PMFCs use organic rhizodeposits, comprising root exudates and dead root cells, as the electron donor for heterotrophic microorganisms in the plant rhizosphere . The phloem in vascular plants aids in the transport of photosynthates and secondary metabolites to plant roots . It is therefore unclear how much power generation, if any, would be possible with photosynthetic organisms that lack vascular tissue.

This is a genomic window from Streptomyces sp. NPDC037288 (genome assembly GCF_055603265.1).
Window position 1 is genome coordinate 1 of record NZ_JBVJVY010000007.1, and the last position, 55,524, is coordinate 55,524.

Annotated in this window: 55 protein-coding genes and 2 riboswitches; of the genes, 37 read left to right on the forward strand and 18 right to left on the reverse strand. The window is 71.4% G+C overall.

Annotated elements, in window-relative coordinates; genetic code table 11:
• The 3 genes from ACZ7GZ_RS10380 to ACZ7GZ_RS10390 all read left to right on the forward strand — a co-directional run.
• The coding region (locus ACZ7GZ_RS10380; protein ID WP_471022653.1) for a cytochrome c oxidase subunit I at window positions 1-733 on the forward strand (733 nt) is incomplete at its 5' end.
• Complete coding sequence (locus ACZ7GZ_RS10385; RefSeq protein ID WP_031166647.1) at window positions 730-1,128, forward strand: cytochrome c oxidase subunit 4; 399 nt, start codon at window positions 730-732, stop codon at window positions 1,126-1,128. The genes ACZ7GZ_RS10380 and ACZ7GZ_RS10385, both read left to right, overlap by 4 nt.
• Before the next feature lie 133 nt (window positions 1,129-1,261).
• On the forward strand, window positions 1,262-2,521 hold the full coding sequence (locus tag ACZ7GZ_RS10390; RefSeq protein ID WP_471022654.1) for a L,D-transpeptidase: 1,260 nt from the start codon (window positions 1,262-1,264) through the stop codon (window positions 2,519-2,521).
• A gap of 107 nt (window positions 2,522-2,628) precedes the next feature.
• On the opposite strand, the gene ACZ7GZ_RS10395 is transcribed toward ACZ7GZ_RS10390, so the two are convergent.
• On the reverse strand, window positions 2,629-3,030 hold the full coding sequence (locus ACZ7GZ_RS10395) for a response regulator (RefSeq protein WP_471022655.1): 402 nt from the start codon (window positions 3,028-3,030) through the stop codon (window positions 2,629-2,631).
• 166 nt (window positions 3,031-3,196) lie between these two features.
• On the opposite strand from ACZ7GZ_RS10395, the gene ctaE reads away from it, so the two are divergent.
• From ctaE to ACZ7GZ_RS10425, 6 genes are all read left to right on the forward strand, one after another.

The present investigation therefore serves to study the electrical output of bio-electrochemical systems operating with bryophytes (the laboratory strain Physcomitrella patens as well as environmental moss samples) as examples of photosynthetic organisms that lack vascular tissue. Bryophytes are poikilohydric plants with a greater tolerance to dehydration than vascular plants [25,26]. Bryophytes have a unique physiology enabling them to accumulate water and nutrients, and survive in a wide range of temperatures and habitats. They have root hair-like rhizoids that bind the surface on which they grow, stabilizing the soil and preventing loss of nutrients by erosion. Bryophytes provide a source of food for microbial consortia, and influence carbon and nitrogen cycling in the atmosphere . Physcomitrella patens is widely used as model bryophyte; it has an erect growth habit forming small tufts. These tufts are 10–20 mm tall (electronic supplementary material, figure S1) and are formed by leafy shoots developing from a filamentous base. It has short, oblong to lanceolate leaves, to approximately 5 mm, with finely serrate margins, and the leaves are arranged in a spiral surrounding the apex .